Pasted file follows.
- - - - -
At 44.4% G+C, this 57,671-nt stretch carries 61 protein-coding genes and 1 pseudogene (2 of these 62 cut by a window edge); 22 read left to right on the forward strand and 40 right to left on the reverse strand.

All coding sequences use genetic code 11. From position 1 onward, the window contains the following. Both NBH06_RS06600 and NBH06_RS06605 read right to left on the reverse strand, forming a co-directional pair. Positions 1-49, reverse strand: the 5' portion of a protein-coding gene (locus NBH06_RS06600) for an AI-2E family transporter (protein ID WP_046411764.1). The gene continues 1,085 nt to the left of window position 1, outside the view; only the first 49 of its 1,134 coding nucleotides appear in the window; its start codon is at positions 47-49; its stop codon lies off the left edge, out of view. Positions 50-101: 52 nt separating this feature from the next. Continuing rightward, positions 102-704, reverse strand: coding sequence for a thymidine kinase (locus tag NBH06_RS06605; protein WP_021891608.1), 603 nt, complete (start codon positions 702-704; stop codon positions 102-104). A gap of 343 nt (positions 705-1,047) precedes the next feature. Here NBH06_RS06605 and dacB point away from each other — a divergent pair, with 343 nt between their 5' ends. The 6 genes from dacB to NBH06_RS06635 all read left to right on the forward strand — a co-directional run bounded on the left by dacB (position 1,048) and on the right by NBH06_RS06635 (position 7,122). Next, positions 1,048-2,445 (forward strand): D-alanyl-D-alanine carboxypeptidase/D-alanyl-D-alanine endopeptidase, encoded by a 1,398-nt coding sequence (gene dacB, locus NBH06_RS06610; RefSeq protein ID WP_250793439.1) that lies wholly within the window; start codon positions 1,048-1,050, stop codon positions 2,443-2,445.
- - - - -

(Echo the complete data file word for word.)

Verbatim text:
At 44.4% G+C, this 57,671-nt stretch carries 61 protein-coding genes and 1 pseudogene (2 of these 62 cut by a window edge); 22 read left to right on the forward strand and 40 right to left on the reverse strand.

All coding sequences use genetic code 11. From position 1 onward, the window contains the following. Both NBH06_RS06600 and NBH06_RS06605 read right to left on the reverse strand, forming a co-directional pair. Positions 1-49, reverse strand: the 5' portion of a protein-coding gene (locus NBH06_RS06600) for an AI-2E family transporter (protein ID WP_046411764.1). The gene continues 1,085 nt to the left of window position 1, outside the view; only the first 49 of its 1,134 coding nucleotides appear in the window; its start codon is at positions 47-49; its stop codon lies off the left edge, out of view. Positions 50-101: 52 nt separating this feature from the next. Continuing rightward, positions 102-704, reverse strand: coding sequence for a thymidine kinase (locus tag NBH06_RS06605; protein WP_021891608.1), 603 nt, complete (start codon positions 702-704; stop codon positions 102-104). A gap of 343 nt (positions 705-1,047) precedes the next feature. Here NBH06_RS06605 and dacB point away from each other — a divergent pair, with 343 nt between their 5' ends. The 6 genes from dacB to NBH06_RS06635 all read left to right on the forward strand — a co-directional run bounded on the left by dacB (position 1,048) and on the right by NBH06_RS06635 (position 7,122). Next, positions 1,048-2,445 (forward strand): D-alanyl-D-alanine carboxypeptidase/D-alanyl-D-alanine endopeptidase, encoded by a 1,398-nt coding sequence (gene dacB, locus NBH06_RS06610; RefSeq protein ID WP_250793439.1) that lies wholly within the window; start codon positions 1,048-1,050, stop codon positions 2,443-2,445.